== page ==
Uncovering the Secrets Of Our Internal GPS

There’s a lot of work that goes into navigating through our world, and our brains take on much of the heavy lifting. The brain is full of cell types that are specifically designed to help us decipher our position in space and detect features of our surrounding environment. Two of these cell types are called place cells and grid cells.

Place cells are located in a brain structure called the hippocampus. As we move around, different place cells become active to create an “internal map” of our environment.

Grid cells are located in a part of the brain called the medial entorhinal cortex (MEC), and they activate when we reach a certain point in our environment. They also send information along to the hippocampus, perhaps communicating to place cells the amount of distance we’ve travelled or stimulating their formation.

Grid cells are arranged in a hexagonal grid that tiles the MEC, with cell clusters making up the vertices of each hexagon. The space between these vertices gets larger as you move toward the back of the MEC, expanding the size of the grid—referred to as “grid scale”.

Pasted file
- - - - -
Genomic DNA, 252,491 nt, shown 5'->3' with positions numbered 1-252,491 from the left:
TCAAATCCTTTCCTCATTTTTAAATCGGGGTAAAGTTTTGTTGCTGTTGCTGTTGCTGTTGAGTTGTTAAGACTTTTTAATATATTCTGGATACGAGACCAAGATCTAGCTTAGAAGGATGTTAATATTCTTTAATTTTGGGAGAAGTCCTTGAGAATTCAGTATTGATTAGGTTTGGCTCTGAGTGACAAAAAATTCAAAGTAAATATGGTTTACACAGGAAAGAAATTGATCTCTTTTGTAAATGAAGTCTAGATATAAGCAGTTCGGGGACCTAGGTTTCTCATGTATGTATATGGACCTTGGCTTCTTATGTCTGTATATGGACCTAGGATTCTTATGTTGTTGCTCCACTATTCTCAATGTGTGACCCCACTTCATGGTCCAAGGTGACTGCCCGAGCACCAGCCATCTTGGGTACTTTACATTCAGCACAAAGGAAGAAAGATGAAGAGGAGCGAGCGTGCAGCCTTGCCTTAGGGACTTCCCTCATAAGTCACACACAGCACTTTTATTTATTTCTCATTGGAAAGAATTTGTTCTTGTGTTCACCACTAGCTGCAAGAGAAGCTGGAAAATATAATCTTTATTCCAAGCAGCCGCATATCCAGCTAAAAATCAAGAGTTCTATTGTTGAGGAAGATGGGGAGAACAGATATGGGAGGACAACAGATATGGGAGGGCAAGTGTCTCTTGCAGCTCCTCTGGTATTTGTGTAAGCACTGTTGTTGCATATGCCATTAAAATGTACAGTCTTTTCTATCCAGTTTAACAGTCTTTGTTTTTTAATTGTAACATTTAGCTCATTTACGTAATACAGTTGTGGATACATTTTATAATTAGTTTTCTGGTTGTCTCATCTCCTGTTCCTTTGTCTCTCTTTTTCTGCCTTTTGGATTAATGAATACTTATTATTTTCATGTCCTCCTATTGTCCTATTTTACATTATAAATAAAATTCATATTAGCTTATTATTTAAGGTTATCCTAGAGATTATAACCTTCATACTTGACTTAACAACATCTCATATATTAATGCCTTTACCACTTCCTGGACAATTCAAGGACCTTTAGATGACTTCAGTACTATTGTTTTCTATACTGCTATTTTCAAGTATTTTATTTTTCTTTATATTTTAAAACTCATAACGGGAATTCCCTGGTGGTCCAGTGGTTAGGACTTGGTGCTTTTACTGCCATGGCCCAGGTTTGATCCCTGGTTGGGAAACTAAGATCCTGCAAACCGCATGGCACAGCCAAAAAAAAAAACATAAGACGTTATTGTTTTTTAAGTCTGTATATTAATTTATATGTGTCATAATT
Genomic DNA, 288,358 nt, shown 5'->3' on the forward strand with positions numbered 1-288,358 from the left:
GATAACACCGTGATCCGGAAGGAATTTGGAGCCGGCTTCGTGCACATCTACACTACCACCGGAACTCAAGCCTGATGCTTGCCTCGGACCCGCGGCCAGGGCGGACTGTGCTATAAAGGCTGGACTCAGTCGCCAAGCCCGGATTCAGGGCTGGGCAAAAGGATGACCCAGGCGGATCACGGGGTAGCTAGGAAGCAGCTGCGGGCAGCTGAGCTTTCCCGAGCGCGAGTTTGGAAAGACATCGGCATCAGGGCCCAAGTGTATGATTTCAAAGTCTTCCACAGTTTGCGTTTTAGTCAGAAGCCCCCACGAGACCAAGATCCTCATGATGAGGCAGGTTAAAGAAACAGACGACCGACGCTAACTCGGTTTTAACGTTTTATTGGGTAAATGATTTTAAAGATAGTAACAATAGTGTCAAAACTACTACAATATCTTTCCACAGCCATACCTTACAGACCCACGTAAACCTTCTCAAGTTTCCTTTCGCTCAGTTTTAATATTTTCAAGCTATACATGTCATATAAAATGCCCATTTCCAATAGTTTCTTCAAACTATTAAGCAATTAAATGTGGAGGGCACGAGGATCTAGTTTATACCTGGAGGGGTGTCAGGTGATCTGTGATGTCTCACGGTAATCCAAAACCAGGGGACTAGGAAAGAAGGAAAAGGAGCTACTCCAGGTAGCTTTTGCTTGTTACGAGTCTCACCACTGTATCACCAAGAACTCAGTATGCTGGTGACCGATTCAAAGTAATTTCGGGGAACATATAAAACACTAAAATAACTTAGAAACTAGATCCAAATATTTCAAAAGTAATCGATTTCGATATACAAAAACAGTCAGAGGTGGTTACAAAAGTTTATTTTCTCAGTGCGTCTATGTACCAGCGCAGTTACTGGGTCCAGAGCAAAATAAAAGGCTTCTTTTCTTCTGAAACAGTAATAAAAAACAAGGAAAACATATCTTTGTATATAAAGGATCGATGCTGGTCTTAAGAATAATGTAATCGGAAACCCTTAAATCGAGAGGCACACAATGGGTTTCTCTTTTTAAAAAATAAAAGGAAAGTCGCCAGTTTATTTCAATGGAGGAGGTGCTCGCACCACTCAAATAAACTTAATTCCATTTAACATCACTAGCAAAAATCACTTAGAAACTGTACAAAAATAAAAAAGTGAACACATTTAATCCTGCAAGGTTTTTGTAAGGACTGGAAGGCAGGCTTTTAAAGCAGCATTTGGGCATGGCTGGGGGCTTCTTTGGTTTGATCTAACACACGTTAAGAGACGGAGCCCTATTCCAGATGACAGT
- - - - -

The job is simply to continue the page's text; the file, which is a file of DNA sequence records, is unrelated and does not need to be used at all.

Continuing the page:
There is little known about how this expansion in grid scale affects place cells or spatial navigation in general. It’s hard to study grid cells because it’s difficult to manipulate them without affecting the surrounding cells that carry out other functions in spatial navigation.

In a recent study published in Nature Neuroscience, researchers from Stanford University including NYSCF — Robertson Investigator Lisa Giocomo, PhD, found a way to selectively manipulate grid cells by knocking out a gene called HCN1 in the MEC of mice. This caused grid scale to expand without affecting surrounding cells, allowing the researchers to then observed changes in place cells and the mouse’s ability to navigate through its environment.

What they found was that increasing grid scale increases place scale—the size of the field in which a place cell will fire. The researchers also found that increasing grid scale impaired the mouse’s ability to navigate to a goal location that moved each day (a skill called “place stability”).

These findings indicate that changes in grid scale do impact place cells, and that expanding the grid scale past its normal boundaries causes issues in spatial navigation and memory, likely by affecting place maps. Future research will further address the relationship between these two cell types.

Read the paper in Nature Neuroscience

Diseases & Conditions:

Learning & Memory, Neurobiology

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